Mount Marty College Nurse Anesthesia Program Celebrates 75 Years
August 29, 2017
This fall, the Nurse Anesthesia program at Mount Marty College (MMC) will celebrate 75 years of excellence in education. Known for its dedicated faculty, academic and clinical focus and successful alumni, the MMC program began as an eight-month certification program at Yankton’s Avera Sacred Heart Hospital in 1942 and has since grown to include a Doctor of Nurse Anesthesia Practice degree, the first of its kind to be offered in the state of South Dakota. The 75th anniversary celebration, to be held Sept. 30, 2017, at the Icon Lounge (402 N. Main, Sioux Falls), will honor the program’s history, reputation and commitment to educating the best nurses in the nation.
“We are incredibly proud of our Nurse Anesthesia program and its long history of excellence,” says MMC President Marc Long. “Following our Benedictine values, our graduates are both caring and skilled, ready to serve in our communities and fill the need for well qualified healthcare practitioners.”
MMC’s Nurse Anesthesia program has grown steadily since its beginning at Avera Sacred Heart Hospital, which continues to serve as a clinical facility for the program. In 1950, the diploma program lengthened to 12 months, then 18 months in 1962, and in 1965 the college received approval from the American Association of Nurse Anesthetists to pilot a bachelor’s-level program. Proving itself as a leader in the field, in 1971 the MMC program became the first in the nation to move to a bachelor’s degree for nurse anesthesia. The Master of Science component was added in 1983, and in 2017 MMC became the first college or university in South Dakota to offer a clinical doctoral degree in nurse anesthesia.
“Doctoral education provides us with opportunities to expand the program to encompass a broader understanding of the health care environment, evidence-based practice and leadership,” says Dr. Mary Anne Krogh, program director and associate professor of nurse anesthesia. “These will all be crucial to ongoing success in the current health care marketplace.”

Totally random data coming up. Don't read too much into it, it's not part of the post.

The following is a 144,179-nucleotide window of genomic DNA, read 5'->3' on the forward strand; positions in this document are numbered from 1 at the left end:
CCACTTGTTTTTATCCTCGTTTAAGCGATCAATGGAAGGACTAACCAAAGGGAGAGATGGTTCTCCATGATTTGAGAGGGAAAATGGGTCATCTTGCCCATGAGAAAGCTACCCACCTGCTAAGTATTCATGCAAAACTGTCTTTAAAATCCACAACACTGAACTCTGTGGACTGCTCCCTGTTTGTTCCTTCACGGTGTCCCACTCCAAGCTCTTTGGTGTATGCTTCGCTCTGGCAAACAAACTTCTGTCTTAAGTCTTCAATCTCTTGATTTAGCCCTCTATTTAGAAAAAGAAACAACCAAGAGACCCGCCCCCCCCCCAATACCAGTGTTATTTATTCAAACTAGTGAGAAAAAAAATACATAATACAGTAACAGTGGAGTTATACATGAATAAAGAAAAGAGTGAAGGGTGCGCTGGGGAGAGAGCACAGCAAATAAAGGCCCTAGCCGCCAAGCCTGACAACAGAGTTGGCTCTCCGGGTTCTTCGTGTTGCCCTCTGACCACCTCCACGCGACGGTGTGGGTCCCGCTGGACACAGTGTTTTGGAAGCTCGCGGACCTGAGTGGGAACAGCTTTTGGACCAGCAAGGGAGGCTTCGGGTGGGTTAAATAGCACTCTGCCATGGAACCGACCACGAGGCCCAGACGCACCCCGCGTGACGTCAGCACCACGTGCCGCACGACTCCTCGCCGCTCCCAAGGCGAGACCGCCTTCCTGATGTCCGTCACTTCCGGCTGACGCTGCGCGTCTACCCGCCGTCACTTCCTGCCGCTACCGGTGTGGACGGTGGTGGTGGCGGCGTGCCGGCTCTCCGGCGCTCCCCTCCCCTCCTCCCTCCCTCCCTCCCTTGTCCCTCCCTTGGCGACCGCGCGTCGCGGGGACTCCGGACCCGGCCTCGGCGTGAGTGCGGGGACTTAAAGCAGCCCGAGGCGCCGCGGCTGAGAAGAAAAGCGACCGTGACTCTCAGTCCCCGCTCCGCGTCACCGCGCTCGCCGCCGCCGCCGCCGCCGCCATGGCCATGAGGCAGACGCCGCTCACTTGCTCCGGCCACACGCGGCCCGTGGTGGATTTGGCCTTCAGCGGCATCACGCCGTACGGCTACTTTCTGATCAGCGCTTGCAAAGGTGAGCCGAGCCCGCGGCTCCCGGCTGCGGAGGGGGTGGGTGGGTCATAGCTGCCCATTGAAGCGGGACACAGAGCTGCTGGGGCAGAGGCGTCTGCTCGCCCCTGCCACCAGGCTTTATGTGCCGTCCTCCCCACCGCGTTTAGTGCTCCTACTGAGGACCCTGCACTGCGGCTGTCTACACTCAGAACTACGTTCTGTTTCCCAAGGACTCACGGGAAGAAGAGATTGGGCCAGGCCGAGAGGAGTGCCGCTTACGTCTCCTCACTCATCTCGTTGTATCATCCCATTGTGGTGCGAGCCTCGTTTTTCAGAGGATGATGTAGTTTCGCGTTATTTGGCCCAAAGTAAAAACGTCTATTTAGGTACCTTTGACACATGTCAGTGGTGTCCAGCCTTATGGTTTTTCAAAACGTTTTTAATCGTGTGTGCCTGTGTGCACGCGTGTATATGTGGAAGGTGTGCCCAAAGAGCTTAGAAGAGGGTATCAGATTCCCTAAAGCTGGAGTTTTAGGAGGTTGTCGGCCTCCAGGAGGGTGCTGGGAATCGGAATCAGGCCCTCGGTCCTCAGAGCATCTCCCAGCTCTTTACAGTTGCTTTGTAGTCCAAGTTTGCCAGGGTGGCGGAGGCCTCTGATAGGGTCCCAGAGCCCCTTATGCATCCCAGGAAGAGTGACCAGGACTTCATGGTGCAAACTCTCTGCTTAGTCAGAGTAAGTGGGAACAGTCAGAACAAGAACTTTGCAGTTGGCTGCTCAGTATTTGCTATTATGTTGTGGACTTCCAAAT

MMC’s highly successful Nurse Anesthesia program currently boasts nearly 100 percent job placement among its graduates, a 94 percent first-time pass rate on the 2016 certification examination (compared to approximately 86 percent nationally) and an average starting salary of $160,000. And because MMC offers the only nurse anesthesia practice program in the state, the majority of the South Dakota hospitals with anesthesia services have MMC graduates on staff.
Although South Dakota students comprise about one-half to two-thirds of the program each year, Idaho, Utah, Colorado, Minnesota, Iowa, Nebraska and North Dakota have a high participation rate as well. This growth is due not only to the program’s reputation for excellence but also to its affordability.
“When we built this program, we were determined to align our costs with other doctoral nurse anesthesia programs,” Krogh says. “I am happy to say that our costs are similar to other institutions in the surrounding area, including state-supported programs.”
The MMC Nurse Anesthesia 75th Anniversary Celebration is supported by sponsors Sanford Health and Avera Health, plus the South Dakota Association of Nurse Anesthetists, Sleepy Eye Anesthesia Services, PC and Vance Thompson Vision. The celebration begins at 6 p.m. on Sept. 30. To purchase tickets, visit mtmc.edu/celebration or call 605-362-0100.
To learn more about the nurse anesthesia program at MMC, visit www.mtmc.edu/sioux-falls/